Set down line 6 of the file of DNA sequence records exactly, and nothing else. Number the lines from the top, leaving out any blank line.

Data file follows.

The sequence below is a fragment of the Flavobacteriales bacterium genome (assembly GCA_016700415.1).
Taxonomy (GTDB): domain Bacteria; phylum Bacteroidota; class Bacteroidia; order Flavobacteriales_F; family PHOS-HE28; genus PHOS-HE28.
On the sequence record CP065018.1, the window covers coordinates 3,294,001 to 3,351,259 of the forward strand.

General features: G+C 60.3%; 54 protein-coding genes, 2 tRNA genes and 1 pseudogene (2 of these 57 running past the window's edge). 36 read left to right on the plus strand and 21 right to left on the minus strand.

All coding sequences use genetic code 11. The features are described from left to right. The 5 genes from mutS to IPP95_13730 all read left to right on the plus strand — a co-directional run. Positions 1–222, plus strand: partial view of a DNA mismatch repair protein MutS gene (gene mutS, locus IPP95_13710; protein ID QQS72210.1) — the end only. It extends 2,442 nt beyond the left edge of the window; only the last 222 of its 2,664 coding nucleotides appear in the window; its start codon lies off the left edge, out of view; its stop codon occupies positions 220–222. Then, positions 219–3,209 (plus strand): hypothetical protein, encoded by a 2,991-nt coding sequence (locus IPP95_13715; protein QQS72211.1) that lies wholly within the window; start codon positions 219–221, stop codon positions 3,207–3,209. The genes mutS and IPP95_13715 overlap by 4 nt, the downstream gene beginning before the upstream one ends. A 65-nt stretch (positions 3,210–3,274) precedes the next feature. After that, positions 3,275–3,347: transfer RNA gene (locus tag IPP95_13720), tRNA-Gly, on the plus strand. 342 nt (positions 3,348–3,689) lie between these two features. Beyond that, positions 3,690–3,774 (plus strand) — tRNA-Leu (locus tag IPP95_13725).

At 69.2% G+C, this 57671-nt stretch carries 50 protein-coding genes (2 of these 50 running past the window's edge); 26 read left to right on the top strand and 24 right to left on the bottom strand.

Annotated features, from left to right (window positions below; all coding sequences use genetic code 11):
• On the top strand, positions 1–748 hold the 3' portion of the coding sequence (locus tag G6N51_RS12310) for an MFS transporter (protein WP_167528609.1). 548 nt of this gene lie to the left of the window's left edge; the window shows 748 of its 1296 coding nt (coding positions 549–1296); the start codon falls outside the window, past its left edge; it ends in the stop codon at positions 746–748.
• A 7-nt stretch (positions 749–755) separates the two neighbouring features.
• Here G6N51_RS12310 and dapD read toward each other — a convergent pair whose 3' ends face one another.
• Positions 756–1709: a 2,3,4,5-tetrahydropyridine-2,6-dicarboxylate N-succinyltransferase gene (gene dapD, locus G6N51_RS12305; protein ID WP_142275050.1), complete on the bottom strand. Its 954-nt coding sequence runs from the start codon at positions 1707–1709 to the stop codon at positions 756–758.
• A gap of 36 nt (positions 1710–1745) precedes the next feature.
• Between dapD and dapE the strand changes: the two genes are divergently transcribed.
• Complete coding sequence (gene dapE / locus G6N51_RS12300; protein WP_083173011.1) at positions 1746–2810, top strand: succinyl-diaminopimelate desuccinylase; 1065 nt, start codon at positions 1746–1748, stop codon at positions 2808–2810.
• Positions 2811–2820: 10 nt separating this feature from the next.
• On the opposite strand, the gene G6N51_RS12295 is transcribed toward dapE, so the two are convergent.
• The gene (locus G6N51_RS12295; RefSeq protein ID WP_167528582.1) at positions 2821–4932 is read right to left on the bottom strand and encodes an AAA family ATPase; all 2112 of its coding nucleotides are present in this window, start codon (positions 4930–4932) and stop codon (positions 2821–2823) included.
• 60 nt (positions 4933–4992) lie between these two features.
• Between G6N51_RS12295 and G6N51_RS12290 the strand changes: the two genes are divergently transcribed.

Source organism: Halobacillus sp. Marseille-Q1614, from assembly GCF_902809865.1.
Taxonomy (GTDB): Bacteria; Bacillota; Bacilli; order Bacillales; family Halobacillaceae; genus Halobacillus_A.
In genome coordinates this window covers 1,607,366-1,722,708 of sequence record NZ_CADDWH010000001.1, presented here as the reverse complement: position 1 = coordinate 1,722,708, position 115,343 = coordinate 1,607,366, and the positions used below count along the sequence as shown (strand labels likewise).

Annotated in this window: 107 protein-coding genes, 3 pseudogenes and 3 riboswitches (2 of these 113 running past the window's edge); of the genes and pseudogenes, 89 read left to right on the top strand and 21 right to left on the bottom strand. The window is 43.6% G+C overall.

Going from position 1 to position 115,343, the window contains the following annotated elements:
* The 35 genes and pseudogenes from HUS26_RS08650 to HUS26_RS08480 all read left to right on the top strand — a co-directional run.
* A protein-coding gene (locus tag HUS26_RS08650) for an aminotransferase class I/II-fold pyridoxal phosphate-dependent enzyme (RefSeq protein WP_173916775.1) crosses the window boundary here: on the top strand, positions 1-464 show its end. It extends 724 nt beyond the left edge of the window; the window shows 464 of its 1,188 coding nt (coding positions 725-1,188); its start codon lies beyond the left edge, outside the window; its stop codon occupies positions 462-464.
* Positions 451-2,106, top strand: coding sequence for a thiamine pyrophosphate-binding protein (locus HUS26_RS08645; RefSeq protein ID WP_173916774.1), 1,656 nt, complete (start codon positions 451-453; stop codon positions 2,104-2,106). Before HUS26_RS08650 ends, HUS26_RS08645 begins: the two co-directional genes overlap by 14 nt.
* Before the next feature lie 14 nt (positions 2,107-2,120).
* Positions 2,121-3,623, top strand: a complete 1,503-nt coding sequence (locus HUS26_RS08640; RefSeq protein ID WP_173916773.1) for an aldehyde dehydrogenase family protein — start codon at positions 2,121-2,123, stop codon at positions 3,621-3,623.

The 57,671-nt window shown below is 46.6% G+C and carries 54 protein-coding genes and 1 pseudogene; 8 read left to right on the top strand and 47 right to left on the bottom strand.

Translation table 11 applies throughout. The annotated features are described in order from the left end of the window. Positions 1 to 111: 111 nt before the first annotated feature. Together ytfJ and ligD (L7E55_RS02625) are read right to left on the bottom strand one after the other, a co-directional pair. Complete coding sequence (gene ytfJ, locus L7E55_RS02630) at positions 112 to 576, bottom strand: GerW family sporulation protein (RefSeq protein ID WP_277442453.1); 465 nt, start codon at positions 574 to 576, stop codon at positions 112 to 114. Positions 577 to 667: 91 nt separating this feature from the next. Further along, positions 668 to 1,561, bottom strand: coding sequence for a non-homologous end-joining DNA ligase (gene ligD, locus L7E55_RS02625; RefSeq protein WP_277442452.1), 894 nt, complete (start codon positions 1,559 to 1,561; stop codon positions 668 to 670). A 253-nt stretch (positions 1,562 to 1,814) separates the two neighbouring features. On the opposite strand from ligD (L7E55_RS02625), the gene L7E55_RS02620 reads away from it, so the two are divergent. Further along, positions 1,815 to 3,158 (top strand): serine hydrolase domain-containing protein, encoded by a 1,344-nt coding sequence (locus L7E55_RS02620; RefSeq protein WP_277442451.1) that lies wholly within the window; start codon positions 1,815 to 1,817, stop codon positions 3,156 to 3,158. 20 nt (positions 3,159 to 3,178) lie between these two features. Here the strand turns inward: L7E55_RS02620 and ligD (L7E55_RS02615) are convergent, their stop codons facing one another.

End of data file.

At 69.2% G+C, this 57671-nt stretch carries 50 protein-coding genes (2 of these 50 running past the window's edge); 26 read left to right on the top strand and 24 right to left on the bottom strand.